Assistance dogs are trained to help people with various physical and mental handicaps and are selected using a test comprising several behavioral components. Anecdotal reports have shown that only about 50% of the dogs selected successfully complete training and become assistance dogs. Traditionally training centers had used puppies, but recently some trainers have begun to use dogs from animal shelters and pounds. This study randomly chose 6 male and 3 female adult dogs of appropriate breed types, from a shelter environment and conducted an 11-item selection test on each. The dogs were then trained in both basic obedience and a retrieval task. No correlation between an animals' overall performance on the selection test and its ability to complete the retrieval task was found. Fear/submission behaviour traits, however, were predictable from the selection phase. It is suggested that further studies are needed to refine selection tests for adult dogs to be used as assistant dogs.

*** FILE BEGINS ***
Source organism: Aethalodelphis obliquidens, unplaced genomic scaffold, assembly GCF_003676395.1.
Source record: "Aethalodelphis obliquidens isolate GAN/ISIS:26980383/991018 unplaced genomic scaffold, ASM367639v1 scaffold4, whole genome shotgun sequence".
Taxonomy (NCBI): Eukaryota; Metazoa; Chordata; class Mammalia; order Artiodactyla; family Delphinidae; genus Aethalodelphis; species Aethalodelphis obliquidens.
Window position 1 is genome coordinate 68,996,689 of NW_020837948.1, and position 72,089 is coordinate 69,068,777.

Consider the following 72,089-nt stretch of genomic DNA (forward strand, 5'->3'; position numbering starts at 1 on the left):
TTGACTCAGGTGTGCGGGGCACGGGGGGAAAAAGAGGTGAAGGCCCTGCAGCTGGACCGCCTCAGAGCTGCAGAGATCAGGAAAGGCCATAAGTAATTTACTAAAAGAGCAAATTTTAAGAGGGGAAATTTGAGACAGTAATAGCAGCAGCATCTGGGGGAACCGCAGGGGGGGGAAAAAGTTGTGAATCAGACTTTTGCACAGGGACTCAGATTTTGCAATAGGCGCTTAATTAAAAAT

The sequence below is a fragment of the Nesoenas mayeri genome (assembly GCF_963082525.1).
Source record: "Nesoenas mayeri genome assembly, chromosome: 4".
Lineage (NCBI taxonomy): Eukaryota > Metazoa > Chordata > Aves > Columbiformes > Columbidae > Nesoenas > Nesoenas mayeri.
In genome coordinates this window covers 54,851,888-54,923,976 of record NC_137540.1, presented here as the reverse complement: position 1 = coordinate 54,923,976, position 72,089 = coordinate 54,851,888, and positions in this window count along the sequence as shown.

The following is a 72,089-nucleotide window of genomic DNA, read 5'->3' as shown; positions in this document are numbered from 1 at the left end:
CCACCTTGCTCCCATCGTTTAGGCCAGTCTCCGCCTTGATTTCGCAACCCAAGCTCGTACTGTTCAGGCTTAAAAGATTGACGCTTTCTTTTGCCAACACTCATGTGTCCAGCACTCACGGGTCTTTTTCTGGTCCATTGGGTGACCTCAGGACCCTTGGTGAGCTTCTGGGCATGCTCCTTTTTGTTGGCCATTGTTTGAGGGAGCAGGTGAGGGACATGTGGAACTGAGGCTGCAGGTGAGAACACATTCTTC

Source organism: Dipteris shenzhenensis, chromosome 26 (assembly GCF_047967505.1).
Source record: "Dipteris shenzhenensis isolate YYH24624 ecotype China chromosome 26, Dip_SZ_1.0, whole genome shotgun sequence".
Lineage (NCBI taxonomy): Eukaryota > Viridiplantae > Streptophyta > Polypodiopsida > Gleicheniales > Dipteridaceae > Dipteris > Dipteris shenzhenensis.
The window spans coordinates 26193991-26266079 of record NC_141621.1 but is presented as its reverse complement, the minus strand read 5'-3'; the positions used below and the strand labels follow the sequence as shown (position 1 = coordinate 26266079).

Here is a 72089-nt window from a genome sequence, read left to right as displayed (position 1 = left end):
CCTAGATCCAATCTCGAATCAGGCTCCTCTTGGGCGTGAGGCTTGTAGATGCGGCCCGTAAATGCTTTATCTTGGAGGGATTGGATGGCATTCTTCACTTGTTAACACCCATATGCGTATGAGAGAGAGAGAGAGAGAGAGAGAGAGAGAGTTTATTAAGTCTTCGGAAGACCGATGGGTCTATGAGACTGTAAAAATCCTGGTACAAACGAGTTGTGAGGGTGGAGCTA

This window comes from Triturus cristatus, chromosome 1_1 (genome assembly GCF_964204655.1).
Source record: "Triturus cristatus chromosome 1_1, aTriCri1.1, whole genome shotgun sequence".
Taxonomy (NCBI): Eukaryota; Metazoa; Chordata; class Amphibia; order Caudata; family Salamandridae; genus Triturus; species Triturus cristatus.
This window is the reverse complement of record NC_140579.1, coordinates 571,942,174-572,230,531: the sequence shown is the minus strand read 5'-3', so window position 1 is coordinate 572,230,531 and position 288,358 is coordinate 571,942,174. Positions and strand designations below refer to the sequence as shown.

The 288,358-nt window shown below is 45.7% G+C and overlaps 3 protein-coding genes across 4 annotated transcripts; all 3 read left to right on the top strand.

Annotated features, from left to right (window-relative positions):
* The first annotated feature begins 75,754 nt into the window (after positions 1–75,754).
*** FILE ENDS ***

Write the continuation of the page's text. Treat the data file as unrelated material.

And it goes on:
|Publication Title||Applied Animal Behaviour Science|
|Author Address||Psychology Department, Wichita State University, Wichita, USA.|
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